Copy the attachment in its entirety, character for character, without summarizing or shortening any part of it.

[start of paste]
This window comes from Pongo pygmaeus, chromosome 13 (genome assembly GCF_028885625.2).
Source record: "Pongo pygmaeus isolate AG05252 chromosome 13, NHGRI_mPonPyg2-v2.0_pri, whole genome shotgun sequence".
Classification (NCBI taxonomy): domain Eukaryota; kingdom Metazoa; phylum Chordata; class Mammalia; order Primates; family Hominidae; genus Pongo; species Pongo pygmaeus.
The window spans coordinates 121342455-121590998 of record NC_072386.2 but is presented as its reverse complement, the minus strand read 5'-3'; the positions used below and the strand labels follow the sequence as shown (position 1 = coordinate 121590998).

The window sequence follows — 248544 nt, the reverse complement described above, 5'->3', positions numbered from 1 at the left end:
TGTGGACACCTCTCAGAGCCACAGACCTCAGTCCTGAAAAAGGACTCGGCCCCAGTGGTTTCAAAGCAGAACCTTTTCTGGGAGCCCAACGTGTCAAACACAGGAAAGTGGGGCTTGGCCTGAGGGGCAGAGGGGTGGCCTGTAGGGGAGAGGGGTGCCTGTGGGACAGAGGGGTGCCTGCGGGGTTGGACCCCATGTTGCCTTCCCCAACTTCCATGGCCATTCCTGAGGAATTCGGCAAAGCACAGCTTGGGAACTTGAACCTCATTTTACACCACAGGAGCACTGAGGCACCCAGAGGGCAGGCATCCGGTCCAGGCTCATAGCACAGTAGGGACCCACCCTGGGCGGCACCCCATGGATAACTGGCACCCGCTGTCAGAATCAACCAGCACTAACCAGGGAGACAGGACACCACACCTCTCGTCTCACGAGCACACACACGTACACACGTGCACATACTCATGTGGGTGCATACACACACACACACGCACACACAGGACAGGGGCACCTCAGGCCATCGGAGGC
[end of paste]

This window comes from Pongo pygmaeus, chromosome 13 (genome assembly GCF_028885625.2).
Source record: "Pongo pygmaeus isolate AG05252 chromosome 13, NHGRI_mPonPyg2-v2.0_pri, whole genome shotgun sequence".
Classification (NCBI taxonomy): domain Eukaryota; kingdom Metazoa; phylum Chordata; class Mammalia; order Primates; family Hominidae; genus Pongo; species Pongo pygmaeus.
The window spans coordinates 121342455-121590998 of record NC_072386.2 but is presented as its reverse complement, the minus strand read 5'-3'; the positions used below and the strand labels follow the sequence as shown (position 1 = coordinate 121590998).

The window sequence follows — 248544 nt, the reverse complement described above, 5'->3', positions numbered from 1 at the left end:
TGTGGACACCTCTCAGAGCCACAGACCTCAGTCCTGAAAAAGGACTCGGCCCCAGTGGTTTCAAAGCAGAACCTTTTCTGGGAGCCCAACGTGTCAAACACAGGAAAGTGGGGCTTGGCCTGAGGGGCAGAGGGGTGGCCTGTAGGGGAGAGGGGTGCCTGTGGGACAGAGGGGTGCCTGCGGGGTTGGACCCCATGTTGCCTTCCCCAACTTCCATGGCCATTCCTGAGGAATTCGGCAAAGCACAGCTTGGGAACTTGAACCTCATTTTACACCACAGGAGCACTGAGGCACCCAGAGGGCAGGCATCCGGTCCAGGCTCATAGCACAGTAGGGACCCACCCTGGGCGGCACCCCATGGATAACTGGCACCCGCTGTCAGAATCAACCAGCACTAACCAGGGAGACAGGACACCACACCTCTCGTCTCACGAGCACACACACGTACACACGTGCACATACTCATGTGGGTGCATACACACACACACACGCACACACAGGACAGGGGCACCTCAGGCCATCGGAGGC